2. Vertically (according to y-direction) we have a **uniformly deccelerated motion when going up** (as the gravitational acceleration acts downwards) and **uniformly accelerated motion when falling down** ( we have seen it when studying the free fall topic)

When objects are thrown upwards at an angle \((\alpha)\) to the horizontal direction, its initial velocity \((\vec{v_0})\) is divided into 2 components:

1. Horizontal component of the initial velocity \(\vec{v_0x}=\vec{v_0}\times{\cos{\alpha}}\)

2. Vertical component of the initial velocity \(\vec{v_0y}=\vec{v_0}\times\sin\alpha\)

By using the abovementioned notations, we obtain the following 4 equations for the projectile motion:

Horizontally: \(\vec{\Delta{x}}=\vec{v_0}_x\times{t}=\vec{v_0}\cos\alpha\times{t}\)

Vertically: 1. \(\vec{v}_y=\vec{v_0}_y+\vec{g}\times{t}=\vec{v_0}\sin{\alpha}+\vec{g}\times{t} \)

2. \(\vec{h}=\vec{v_0}_y\times{t}+\frac{\vec{g}\times{t}^2}{2}=\vec{v_0}\sin{\alpha}\times{t}+\frac{\vec{g}\times{t}^2}{2} \)

3. \(\vec{v}_y^2-\vec{v_0}_y^2=2\times \vec{g}\times{\vec{h}} \) or \(\vec{v_y}^2 - \vec{(v_0}\sin{\alpha})^2=2\times{\vec{g}}\times{\vec{h}}\)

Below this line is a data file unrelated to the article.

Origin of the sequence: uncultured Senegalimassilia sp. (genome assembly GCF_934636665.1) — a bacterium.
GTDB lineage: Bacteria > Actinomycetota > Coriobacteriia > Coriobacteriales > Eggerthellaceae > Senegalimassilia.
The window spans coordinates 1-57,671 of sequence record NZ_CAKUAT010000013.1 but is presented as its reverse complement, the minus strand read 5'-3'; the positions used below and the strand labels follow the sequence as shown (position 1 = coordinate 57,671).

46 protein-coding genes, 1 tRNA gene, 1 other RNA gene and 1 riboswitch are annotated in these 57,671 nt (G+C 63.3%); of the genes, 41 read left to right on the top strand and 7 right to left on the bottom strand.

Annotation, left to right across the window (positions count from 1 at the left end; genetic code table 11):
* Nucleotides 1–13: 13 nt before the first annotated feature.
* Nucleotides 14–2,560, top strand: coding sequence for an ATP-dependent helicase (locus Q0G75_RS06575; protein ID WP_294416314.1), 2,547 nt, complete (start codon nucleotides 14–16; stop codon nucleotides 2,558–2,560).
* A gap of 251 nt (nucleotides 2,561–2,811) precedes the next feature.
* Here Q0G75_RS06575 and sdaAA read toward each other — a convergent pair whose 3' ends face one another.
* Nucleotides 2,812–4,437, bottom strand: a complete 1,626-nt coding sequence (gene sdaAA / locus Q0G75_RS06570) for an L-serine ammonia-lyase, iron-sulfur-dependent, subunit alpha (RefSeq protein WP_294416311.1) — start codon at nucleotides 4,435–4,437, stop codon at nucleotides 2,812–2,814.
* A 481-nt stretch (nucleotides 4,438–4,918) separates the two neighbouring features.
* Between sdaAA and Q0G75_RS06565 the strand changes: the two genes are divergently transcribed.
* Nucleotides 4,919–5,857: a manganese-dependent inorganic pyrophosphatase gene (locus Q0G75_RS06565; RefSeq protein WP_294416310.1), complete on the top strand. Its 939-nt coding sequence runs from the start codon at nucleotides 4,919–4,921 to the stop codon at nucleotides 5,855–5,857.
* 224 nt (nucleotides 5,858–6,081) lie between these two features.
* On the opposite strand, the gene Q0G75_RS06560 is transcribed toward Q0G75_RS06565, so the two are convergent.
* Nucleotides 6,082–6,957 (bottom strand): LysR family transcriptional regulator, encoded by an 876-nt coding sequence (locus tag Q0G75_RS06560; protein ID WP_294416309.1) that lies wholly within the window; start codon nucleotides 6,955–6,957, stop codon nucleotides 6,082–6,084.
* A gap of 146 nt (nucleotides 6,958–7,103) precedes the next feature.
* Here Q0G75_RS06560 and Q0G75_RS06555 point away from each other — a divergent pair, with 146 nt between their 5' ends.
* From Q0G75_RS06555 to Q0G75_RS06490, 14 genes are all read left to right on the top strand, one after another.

In order to make a complete study of projectile motion one has to determine the **position** of objects, their **velocity** and its **direction** at every instant.

The diagram below gives a more comprehensive view of the **most complicated** type of **projectile motion**; i.e. the **motion in two dimensions**

(Refer to the above diagram to gain a more comprehensive understanding of the following example)

__ Example 1:__ An object is thrown upwards by 40 m/s at an angle of 37

^{o}to the horizontal direction (cos 37

^{o}=0.8; sin 37

^{o}=0.6). Calculate:

a) The time of motion

b) The maximum height the object can reach

c) Its horizontal displacement until it falls on the ground

d) Its velocity just before touching the ground

(Take g=10 m/s^{2})

__Solution:__

**a)** To calculate the time we must refer to the vertical component of motion. First, we find the time of moving upwards up to the maximal height. At this height (as you can see in the figure) the vertical component of velocity \(\vec{v_y}\) is zero (because the object is moving only horizontally at this point. Thus,